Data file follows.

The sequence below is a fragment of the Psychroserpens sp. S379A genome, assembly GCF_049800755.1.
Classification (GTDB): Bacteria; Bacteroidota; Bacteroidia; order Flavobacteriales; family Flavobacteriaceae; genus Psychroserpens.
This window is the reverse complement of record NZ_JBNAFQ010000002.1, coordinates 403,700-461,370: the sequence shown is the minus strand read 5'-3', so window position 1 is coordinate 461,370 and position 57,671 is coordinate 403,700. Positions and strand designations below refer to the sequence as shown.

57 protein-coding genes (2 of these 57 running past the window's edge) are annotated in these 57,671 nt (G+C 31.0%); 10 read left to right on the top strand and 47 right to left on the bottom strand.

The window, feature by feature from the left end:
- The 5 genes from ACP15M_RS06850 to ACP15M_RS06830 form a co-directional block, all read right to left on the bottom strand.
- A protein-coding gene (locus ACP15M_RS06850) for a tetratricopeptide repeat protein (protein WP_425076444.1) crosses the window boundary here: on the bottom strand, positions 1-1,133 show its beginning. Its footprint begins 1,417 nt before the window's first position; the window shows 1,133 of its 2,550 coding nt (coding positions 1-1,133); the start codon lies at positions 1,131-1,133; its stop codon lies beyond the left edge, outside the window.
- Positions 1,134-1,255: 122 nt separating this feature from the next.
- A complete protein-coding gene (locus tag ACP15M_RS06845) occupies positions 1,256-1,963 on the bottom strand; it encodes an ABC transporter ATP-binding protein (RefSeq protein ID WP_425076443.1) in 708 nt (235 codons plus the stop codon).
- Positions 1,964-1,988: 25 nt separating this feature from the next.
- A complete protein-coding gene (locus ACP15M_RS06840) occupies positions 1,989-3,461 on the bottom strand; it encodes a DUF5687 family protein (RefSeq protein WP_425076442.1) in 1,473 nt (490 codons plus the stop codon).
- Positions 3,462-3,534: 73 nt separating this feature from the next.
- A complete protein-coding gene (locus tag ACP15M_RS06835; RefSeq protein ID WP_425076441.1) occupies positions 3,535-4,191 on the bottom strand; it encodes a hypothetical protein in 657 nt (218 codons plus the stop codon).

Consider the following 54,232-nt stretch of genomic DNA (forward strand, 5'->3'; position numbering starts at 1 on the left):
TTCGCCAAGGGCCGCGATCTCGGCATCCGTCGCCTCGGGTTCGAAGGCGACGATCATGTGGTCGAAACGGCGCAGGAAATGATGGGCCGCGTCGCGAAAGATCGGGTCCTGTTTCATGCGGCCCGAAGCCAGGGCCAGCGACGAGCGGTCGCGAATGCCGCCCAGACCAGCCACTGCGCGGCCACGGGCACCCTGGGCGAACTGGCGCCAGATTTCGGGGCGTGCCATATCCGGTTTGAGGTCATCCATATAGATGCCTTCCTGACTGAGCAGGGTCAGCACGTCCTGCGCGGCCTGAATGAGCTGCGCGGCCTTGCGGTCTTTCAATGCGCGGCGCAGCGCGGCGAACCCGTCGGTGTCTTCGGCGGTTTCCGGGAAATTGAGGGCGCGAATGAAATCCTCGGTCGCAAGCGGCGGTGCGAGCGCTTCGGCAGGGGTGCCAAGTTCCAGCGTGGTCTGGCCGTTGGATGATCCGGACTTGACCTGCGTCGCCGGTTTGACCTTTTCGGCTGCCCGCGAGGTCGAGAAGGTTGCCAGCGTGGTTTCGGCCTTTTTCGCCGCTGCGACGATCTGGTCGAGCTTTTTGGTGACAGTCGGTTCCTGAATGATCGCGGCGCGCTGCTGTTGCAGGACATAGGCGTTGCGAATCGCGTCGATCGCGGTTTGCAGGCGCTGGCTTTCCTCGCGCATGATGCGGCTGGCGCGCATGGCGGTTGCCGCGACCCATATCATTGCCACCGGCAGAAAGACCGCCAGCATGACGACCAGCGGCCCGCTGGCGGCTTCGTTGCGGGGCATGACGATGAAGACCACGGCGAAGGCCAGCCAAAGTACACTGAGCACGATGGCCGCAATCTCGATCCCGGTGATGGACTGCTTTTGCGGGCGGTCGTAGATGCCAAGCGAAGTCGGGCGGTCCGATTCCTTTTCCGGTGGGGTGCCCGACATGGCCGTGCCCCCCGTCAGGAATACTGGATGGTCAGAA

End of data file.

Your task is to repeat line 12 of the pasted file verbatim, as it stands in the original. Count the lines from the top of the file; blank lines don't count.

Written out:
- Positions 3,462-3,534: 73 nt separating this feature from the next.